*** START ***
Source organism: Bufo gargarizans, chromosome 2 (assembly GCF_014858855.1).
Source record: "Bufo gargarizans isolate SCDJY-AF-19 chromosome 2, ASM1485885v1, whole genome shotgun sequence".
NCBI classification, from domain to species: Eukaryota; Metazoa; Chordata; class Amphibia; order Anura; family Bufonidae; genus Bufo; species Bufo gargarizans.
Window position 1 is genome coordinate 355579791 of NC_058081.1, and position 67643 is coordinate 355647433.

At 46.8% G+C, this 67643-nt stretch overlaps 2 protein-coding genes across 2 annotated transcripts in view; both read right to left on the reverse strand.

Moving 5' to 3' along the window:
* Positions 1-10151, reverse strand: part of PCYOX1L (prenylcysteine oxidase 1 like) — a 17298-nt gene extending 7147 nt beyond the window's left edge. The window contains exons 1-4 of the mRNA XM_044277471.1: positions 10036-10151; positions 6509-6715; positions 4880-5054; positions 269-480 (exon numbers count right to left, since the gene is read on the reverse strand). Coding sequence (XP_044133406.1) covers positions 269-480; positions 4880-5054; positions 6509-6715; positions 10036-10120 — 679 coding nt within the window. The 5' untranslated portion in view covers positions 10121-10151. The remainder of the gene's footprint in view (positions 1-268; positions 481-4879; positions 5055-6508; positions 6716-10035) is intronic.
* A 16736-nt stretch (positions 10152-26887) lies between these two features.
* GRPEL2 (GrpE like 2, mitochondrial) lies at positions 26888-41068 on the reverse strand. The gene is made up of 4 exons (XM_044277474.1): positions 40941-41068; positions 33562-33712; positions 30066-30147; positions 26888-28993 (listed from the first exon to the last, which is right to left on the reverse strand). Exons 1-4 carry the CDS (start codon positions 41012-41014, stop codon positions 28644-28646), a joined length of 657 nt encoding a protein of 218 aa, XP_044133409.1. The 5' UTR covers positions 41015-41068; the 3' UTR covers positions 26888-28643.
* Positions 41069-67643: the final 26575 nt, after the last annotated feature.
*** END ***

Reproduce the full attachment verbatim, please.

Source organism: Bufo gargarizans, chromosome 2 (assembly GCF_014858855.1).
Source record: "Bufo gargarizans isolate SCDJY-AF-19 chromosome 2, ASM1485885v1, whole genome shotgun sequence".
NCBI classification, from domain to species: Eukaryota; Metazoa; Chordata; class Amphibia; order Anura; family Bufonidae; genus Bufo; species Bufo gargarizans.
Window position 1 is genome coordinate 355579791 of NC_058081.1, and position 67643 is coordinate 355647433.

At 46.8% G+C, this 67643-nt stretch overlaps 2 protein-coding genes across 2 annotated transcripts in view; both read right to left on the reverse strand.

Moving 5' to 3' along the window:
* Positions 1-10151, reverse strand: part of PCYOX1L (prenylcysteine oxidase 1 like) — a 17298-nt gene extending 7147 nt beyond the window's left edge. The window contains exons 1-4 of the mRNA XM_044277471.1: positions 10036-10151; positions 6509-6715; positions 4880-5054; positions 269-480 (exon numbers count right to left, since the gene is read on the reverse strand). Coding sequence (XP_044133406.1) covers positions 269-480; positions 4880-5054; positions 6509-6715; positions 10036-10120 — 679 coding nt within the window. The 5' untranslated portion in view covers positions 10121-10151. The remainder of the gene's footprint in view (positions 1-268; positions 481-4879; positions 5055-6508; positions 6716-10035) is intronic.
* A 16736-nt stretch (positions 10152-26887) lies between these two features.
* GRPEL2 (GrpE like 2, mitochondrial) lies at positions 26888-41068 on the reverse strand. The gene is made up of 4 exons (XM_044277474.1): positions 40941-41068; positions 33562-33712; positions 30066-30147; positions 26888-28993 (listed from the first exon to the last, which is right to left on the reverse strand). Exons 1-4 carry the CDS (start codon positions 41012-41014, stop codon positions 28644-28646), a joined length of 657 nt encoding a protein of 218 aa, XP_044133409.1. The 5' UTR covers positions 41015-41068; the 3' UTR covers positions 26888-28643.
* Positions 41069-67643: the final 26575 nt, after the last annotated feature.